The BPM Question

Scott Francis
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There is one question one should always ask in software, and in particular when designing a BPM solution: How do you do that now? In Jason Cohen’s blog, his framing is “What did they do before you came along?” – which is the way I would phrase the question to one of my colleagues at BP3 if they were describing a BPM solution to me without explaining the current approach to the process first. But when I’m speaking with customers, the framing I ususlaly use is “How do you do that now?” And you really do get interesting answers. Jason’s post mostly discusses how to apply this question to the expert users and niche users within a market segment – the folks who can become real evangelists for your product if you make their lives better – and who can give you a beachhead into selling to the masses.  But the point of understanding how things work today is critical in BPM:
  1. Often BPM implementations are asked to do things that are nice-to-haves – not directly related to the business process nor to business value.  For example, “This process needs single sign-on.”  The appropriate response: “How do users sign in today?” If they use single-sign-on today, then you probably have a user expectation to either manage or live up to.  If they don’t – do they have SSO for other applications, or is this the first application with SSO?  (You don’t want to be first).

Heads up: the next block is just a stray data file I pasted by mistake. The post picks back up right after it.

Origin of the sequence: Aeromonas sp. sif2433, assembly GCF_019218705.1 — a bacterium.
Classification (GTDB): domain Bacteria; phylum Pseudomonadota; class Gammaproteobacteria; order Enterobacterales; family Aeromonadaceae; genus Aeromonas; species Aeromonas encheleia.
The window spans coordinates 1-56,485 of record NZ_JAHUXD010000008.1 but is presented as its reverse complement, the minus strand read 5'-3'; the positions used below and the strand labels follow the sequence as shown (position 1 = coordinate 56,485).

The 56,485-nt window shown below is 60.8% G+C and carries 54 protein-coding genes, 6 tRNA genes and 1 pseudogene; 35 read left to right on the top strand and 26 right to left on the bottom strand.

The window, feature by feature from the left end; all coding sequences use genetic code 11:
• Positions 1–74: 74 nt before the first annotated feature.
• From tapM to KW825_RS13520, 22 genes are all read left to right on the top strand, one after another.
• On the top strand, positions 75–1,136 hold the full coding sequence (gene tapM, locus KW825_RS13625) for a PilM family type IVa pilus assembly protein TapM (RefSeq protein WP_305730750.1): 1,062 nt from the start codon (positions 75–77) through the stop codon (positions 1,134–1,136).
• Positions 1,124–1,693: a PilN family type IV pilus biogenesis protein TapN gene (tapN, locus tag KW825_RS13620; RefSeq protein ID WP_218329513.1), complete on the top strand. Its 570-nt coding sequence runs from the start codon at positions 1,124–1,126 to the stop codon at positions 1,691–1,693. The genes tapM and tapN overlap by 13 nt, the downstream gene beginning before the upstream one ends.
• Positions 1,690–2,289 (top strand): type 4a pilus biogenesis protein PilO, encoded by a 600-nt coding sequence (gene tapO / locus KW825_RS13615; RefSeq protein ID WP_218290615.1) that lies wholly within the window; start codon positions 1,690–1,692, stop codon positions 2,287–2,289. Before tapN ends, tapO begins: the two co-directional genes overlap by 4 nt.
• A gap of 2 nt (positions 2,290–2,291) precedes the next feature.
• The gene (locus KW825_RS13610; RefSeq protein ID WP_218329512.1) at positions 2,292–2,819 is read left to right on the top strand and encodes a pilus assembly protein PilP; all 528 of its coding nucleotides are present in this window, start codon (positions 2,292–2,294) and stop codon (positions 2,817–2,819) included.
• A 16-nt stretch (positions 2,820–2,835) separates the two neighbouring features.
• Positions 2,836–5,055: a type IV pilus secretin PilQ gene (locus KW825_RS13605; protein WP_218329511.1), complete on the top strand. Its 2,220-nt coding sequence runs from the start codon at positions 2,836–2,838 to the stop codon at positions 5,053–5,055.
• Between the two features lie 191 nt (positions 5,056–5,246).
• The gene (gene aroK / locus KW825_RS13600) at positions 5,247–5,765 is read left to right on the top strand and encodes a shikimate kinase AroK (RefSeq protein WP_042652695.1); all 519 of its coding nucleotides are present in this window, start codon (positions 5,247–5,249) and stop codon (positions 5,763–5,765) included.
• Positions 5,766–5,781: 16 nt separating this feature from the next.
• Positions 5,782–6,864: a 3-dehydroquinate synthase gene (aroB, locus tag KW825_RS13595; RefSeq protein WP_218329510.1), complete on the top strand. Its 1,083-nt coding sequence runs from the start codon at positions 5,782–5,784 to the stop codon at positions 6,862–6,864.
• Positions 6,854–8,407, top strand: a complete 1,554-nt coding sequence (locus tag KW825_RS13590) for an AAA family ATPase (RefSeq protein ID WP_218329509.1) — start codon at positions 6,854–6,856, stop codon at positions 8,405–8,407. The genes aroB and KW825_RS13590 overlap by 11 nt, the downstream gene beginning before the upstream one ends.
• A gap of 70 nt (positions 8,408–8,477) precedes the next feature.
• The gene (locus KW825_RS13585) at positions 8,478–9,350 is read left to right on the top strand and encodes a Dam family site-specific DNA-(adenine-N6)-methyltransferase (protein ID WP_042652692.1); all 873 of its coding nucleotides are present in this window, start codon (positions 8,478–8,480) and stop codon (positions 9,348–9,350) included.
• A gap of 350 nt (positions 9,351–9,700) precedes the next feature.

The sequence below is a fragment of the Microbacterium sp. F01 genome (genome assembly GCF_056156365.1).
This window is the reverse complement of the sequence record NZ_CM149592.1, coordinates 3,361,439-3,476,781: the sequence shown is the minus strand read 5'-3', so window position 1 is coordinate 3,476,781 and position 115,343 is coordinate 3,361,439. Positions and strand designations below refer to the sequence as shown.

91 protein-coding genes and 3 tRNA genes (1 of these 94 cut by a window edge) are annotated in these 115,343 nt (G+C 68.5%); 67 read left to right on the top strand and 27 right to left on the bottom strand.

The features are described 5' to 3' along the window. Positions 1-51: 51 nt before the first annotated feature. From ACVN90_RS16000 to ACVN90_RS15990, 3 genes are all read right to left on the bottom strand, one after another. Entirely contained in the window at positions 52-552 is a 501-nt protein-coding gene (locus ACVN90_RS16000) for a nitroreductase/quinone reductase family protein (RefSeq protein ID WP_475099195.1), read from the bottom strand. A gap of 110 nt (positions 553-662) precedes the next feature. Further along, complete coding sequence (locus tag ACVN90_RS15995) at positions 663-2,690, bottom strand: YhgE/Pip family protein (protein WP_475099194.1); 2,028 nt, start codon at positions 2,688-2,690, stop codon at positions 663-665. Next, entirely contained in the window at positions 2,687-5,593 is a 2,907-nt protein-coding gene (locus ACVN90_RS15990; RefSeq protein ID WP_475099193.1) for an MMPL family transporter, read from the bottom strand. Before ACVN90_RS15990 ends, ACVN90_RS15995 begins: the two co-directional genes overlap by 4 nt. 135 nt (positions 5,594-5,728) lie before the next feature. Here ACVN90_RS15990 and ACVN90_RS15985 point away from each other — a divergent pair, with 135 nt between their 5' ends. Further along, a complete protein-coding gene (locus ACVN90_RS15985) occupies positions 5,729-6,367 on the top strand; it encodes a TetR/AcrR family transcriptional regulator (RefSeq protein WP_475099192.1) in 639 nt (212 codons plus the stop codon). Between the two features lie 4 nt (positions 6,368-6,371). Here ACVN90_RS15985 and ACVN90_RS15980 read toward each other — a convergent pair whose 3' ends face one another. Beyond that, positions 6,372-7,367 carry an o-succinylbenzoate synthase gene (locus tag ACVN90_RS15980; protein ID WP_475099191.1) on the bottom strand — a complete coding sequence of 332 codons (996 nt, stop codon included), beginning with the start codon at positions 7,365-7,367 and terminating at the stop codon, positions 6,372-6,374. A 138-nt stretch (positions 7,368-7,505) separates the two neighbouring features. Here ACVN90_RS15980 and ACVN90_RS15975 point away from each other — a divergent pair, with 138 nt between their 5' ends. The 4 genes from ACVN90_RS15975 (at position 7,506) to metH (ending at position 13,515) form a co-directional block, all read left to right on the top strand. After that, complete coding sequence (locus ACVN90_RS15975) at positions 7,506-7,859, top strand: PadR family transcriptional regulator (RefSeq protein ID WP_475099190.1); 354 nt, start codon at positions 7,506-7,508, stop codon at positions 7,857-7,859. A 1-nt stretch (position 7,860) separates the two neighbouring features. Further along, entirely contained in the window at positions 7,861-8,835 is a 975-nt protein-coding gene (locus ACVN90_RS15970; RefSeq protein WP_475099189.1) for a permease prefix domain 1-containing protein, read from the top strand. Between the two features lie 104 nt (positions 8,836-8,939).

2. Often BPM projects are asked to implement an existing process exactly – with the technology platform being the only change.  But this misses the chance for really leveraging software to provide process benefit.  By asking how they did this before BPM came along, you can tell whether they’re just papering over an existing process, or whether they’re really re-thinking things.
  3. If an integration can’t be completed on schedule or under budget, a BPM practitioner might legitimately ask “well, how do they get this integration done today?” If it is manual, or swivel chair, then continuing that approach at least is no worse than status quo, and can buy some time (via Process Debt) for the right solution to be built.
Just a few examples…